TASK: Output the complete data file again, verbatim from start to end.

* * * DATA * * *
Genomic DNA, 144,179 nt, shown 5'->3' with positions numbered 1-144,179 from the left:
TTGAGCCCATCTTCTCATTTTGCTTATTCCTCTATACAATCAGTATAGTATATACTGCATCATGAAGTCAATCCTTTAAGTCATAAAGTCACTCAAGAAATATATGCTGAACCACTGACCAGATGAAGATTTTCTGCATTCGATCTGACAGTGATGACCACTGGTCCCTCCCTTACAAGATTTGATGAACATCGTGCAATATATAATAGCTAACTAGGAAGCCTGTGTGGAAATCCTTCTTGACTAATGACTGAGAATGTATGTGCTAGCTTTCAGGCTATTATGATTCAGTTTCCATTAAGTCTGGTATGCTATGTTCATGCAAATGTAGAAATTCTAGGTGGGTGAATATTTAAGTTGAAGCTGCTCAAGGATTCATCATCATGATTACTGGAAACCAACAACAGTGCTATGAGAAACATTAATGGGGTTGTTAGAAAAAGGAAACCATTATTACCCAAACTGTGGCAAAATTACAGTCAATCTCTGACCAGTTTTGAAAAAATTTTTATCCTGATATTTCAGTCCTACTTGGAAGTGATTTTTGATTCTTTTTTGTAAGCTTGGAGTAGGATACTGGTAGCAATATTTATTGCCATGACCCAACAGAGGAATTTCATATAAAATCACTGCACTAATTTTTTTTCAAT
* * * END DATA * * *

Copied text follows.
Genomic DNA, 144,179 nt, shown 5'->3' with positions numbered 1-144,179 from the left:
TTGAGCCCATCTTCTCATTTTGCTTATTCCTCTATACAATCAGTATAGTATATACTGCATCATGAAGTCAATCCTTTAAGTCATAAAGTCACTCAAGAAATATATGCTGAACCACTGACCAGATGAAGATTTTCTGCATTCGATCTGACAGTGATGACCACTGGTCCCTCCCTTACAAGATTTGATGAACATCGTGCAATATATAATAGCTAACTAGGAAGCCTGTGTGGAAATCCTTCTTGACTAATGACTGAGAATGTATGTGCTAGCTTTCAGGCTATTATGATTCAGTTTCCATTAAGTCTGGTATGCTATGTTCATGCAAATGTAGAAATTCTAGGTGGGTGAATATTTAAGTTGAAGCTGCTCAAGGATTCATCATCATGATTACTGGAAACCAACAACAGTGCTATGAGAAACATTAATGGGGTTGTTAGAAAAAGGAAACCATTATTACCCAAACTGTGGCAAAATTACAGTCAATCTCTGACCAGTTTTGAAAAAATTTTTATCCTGATATTTCAGTCCTACTTGGAAGTGATTTTTGATTCTTTTTTGTAAGCTTGGAGTAGGATACTGGTAGCAATATTTATTGCCATGACCCAACAGAGGAATTTCATATAAAATCACTGCACTAATTTTTTTTCAAT